Over 100 countries from five regions participated in the World Health Organization (WHO) survey on the impact of COVID-19 on health systems. The results show that in the overwhelming majority of countries, especially low- and middle-income ones, experienced disruption to their health services, including both routine and elective services as well as critical care.
You might also like: COVID-19 Technology Access Pool is Launched
With this project, conducted
over the period from March to June 2020, WHO aimed to understand how the COVID-19 pandemic impacted up
to 25 essential health services and how countries approached the challenges and
maintained essential services. Despite some limitations to the survey, it is
claimed to be comprehensive and providing comparable data from different
countries. Ultimately, 105 countries responded to the survey.
The key findings include the following.
- On average, countries experienced disruptions in 50% of 25 tracer services. It included severe/complete disruptions (i.e. service provision or use changed by over 50%) in routine immunisation, non-communicable diseases diagnosis and treatment, family planning and contraception, treatment for mental health disorders and cancer diagnosis and treatment. The majority of service disruptions were partial (i.e. service provision or use changed by 5–50%), e.g. in the case of malaria and tuberculosis diagnosis and treatment. Emergency services were the least disrupted, but the disruptions were still reported by almost a quarter of responding countries.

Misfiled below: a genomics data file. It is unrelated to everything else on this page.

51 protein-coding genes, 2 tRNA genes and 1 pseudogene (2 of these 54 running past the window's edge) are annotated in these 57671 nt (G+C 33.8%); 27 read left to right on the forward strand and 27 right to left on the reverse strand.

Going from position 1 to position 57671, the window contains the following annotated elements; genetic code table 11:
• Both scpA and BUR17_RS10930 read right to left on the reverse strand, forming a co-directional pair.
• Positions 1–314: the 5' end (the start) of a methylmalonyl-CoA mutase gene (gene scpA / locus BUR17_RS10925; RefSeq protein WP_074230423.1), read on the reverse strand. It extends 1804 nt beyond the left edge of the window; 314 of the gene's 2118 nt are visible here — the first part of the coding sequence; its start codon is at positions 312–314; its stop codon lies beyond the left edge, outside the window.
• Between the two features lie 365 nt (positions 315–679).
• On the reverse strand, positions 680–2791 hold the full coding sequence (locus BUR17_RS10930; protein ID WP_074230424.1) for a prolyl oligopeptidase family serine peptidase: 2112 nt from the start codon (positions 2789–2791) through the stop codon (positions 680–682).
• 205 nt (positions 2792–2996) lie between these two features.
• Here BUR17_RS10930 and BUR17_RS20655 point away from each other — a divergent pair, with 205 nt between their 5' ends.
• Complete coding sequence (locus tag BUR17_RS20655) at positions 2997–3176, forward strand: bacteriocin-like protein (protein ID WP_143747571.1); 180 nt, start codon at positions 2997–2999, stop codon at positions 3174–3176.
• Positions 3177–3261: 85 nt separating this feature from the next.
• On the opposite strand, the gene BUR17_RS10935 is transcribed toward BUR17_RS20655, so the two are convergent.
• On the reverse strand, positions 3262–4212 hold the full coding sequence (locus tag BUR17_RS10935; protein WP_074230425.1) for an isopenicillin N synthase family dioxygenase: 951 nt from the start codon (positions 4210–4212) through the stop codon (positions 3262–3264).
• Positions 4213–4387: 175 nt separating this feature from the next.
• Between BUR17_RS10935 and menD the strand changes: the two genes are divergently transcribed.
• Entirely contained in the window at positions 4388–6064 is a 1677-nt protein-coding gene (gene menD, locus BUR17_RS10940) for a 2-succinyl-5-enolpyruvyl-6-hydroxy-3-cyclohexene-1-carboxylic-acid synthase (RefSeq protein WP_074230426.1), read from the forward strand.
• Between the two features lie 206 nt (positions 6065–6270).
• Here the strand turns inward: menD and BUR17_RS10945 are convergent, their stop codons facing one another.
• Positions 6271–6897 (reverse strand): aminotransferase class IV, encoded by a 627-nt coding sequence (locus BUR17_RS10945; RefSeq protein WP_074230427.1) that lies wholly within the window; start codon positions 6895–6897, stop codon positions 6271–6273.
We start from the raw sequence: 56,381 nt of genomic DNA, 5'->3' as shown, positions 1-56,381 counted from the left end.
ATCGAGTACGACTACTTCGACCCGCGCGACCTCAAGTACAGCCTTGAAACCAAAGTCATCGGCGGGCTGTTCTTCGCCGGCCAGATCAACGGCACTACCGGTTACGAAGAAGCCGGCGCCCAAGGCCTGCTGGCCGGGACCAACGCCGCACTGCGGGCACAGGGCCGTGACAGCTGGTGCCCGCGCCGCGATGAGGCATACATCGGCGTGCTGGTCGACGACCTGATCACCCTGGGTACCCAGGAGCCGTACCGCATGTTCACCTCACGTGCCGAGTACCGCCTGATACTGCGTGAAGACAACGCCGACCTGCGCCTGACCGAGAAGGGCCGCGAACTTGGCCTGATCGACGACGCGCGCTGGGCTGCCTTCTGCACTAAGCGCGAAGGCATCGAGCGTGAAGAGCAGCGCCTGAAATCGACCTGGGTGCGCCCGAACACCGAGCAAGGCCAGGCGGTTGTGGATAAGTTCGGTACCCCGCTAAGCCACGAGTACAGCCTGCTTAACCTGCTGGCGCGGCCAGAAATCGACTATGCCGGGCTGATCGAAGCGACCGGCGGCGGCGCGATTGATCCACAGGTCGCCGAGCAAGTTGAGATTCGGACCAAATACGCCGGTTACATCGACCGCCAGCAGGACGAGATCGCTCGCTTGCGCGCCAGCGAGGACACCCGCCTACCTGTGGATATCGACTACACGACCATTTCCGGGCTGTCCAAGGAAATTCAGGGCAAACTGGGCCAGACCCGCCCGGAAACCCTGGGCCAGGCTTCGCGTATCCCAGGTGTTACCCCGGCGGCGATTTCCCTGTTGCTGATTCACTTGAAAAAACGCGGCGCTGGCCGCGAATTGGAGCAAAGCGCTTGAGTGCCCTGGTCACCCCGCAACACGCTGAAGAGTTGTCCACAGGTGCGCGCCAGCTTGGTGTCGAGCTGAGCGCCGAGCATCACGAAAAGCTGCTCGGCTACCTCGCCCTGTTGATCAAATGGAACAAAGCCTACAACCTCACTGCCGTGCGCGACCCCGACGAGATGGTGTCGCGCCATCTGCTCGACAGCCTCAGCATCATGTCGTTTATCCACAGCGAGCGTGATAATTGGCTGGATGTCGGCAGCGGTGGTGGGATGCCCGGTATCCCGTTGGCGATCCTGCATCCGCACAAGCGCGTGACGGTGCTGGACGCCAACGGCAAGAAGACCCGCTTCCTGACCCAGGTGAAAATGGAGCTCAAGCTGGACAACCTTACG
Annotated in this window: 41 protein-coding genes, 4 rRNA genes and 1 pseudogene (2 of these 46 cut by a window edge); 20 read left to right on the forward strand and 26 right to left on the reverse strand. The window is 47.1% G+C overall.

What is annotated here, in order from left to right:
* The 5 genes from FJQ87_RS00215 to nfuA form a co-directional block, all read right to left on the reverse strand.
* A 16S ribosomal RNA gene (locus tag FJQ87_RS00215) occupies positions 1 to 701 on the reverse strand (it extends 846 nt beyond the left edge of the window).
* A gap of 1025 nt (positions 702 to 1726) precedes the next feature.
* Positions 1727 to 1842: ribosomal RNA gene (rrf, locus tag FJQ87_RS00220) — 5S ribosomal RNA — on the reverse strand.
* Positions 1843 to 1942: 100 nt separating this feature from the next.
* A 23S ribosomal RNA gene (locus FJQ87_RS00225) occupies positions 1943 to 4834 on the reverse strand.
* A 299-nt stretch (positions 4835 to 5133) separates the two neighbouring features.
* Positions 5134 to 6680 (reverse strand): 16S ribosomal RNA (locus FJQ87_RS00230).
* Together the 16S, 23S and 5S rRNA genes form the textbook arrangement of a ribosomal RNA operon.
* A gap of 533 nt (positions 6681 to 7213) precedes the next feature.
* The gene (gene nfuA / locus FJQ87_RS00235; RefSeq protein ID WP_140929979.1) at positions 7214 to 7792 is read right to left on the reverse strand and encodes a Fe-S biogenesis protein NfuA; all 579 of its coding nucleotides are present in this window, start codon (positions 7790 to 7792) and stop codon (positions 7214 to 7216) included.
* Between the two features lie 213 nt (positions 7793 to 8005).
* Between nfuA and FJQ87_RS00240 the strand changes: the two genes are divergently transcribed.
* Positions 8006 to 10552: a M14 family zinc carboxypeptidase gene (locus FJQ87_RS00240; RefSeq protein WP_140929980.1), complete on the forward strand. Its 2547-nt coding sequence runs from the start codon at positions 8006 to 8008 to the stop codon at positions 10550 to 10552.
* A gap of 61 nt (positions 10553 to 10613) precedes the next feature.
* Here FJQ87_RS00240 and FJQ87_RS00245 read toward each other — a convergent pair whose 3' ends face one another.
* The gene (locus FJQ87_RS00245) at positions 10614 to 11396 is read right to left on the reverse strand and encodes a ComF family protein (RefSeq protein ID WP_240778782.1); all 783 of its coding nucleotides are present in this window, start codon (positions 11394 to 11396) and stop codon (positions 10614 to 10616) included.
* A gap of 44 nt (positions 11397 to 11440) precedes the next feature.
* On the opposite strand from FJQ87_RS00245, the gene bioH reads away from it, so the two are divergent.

- Among the 105 countries, 80% had had packages of essential health services in place prior to the pandemic and 66% had already identified a core set of services, which are essential during the pandemic.
- A combination of supply and demand factors caused the disruptions. On the demand side, over three quarters of responding countries saw outpatient care attendance reduced, lockdowns mitigating access and increased financial challenges. On the supply side, two thirds reported cancellation of elective services as the most evident factor, followed by insufficient personal protective equipment provision, staff redeployment, unavailability of some services and interruptions in the supply of medical equipment and health products.
- The strategies to maintain essential health services varied across the responding countries. The most common approaches included triage of health services, telemedicine deployment, changes to prescribing practices and supply chain and public health information strategies. Notably, only 14% eliminated user fees as recommended by WHO.
Based on the results of the
survey, WHO stresses that it is necessary to
improve real-time monitoring of changes in service delivery and utilisation and
use this information to inform public health strategies. Understanding the need
for assistance reported by many countries, WHO is developing the COVID19:
Health Services Learning Hub, a web-based platform that will allow sharing
of experiences and learning from innovative country practices.
The full text of the ‘Pulse survey on continuity of essential health services during the COVID-19 pandemic’ is available here.
Source and image credit: WHO